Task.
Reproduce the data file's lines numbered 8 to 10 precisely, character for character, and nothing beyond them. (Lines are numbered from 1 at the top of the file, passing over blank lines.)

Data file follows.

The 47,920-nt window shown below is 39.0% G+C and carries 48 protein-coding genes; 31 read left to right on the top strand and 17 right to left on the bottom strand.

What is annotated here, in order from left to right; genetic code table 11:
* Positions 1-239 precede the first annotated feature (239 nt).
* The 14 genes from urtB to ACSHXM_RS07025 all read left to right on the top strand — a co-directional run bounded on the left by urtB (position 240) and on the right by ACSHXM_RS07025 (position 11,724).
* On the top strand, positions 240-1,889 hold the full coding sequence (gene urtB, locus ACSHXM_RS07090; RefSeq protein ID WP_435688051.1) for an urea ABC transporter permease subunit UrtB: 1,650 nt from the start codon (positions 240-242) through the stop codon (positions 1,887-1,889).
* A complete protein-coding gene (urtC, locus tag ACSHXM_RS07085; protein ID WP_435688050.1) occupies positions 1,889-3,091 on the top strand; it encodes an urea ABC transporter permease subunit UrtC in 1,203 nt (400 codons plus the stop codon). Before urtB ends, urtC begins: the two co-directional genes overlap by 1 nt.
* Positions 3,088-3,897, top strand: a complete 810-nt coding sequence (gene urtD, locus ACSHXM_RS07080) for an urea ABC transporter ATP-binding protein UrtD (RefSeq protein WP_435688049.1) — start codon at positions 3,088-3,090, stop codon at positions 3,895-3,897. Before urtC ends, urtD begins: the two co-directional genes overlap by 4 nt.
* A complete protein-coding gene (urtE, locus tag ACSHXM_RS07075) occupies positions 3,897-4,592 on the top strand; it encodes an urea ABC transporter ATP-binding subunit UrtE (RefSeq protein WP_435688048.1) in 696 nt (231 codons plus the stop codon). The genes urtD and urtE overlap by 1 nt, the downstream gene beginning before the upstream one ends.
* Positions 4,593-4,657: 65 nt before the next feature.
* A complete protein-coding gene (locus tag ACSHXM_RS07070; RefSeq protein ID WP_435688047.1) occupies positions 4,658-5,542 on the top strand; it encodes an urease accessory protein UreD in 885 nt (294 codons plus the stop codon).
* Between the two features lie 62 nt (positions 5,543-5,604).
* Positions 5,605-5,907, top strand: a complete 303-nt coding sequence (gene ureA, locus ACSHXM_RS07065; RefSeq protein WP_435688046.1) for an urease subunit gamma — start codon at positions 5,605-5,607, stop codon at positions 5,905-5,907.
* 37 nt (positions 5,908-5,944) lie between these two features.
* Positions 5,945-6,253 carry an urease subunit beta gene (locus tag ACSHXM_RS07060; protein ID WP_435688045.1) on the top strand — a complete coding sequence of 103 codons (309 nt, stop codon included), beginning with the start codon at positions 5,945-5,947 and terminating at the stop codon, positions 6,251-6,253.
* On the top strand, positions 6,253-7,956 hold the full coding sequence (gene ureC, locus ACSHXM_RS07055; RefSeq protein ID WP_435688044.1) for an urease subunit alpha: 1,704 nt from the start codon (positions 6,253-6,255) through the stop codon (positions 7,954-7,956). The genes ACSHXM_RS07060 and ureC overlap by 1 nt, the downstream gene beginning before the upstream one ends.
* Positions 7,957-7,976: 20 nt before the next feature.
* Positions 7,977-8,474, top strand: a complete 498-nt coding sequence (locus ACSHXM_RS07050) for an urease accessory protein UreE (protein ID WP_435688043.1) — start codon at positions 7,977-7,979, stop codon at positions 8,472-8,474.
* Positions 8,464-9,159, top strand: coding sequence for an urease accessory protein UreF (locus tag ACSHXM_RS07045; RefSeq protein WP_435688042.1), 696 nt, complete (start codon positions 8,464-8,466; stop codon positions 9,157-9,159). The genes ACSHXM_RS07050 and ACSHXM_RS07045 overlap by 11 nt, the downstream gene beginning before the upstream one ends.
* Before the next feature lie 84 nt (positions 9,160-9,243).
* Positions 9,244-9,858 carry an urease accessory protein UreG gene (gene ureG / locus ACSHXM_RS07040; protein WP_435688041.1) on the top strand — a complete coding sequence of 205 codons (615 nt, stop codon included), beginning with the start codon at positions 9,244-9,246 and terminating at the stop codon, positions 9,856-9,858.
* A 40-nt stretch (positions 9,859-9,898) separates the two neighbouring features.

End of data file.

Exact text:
* A complete protein-coding gene (urtE, locus tag ACSHXM_RS07075) occupies positions 3,897-4,592 on the top strand; it encodes an urea ABC transporter ATP-binding subunit UrtE (RefSeq protein WP_435688048.1) in 696 nt (231 codons plus the stop codon). The genes urtD and urtE overlap by 1 nt, the downstream gene beginning before the upstream one ends.
* Positions 4,593-4,657: 65 nt before the next feature.
* A complete protein-coding gene (locus tag ACSHXM_RS07070; RefSeq protein ID WP_435688047.1) occupies positions 4,658-5,542 on the top strand; it encodes an urease accessory protein UreD in 885 nt (294 codons plus the stop codon).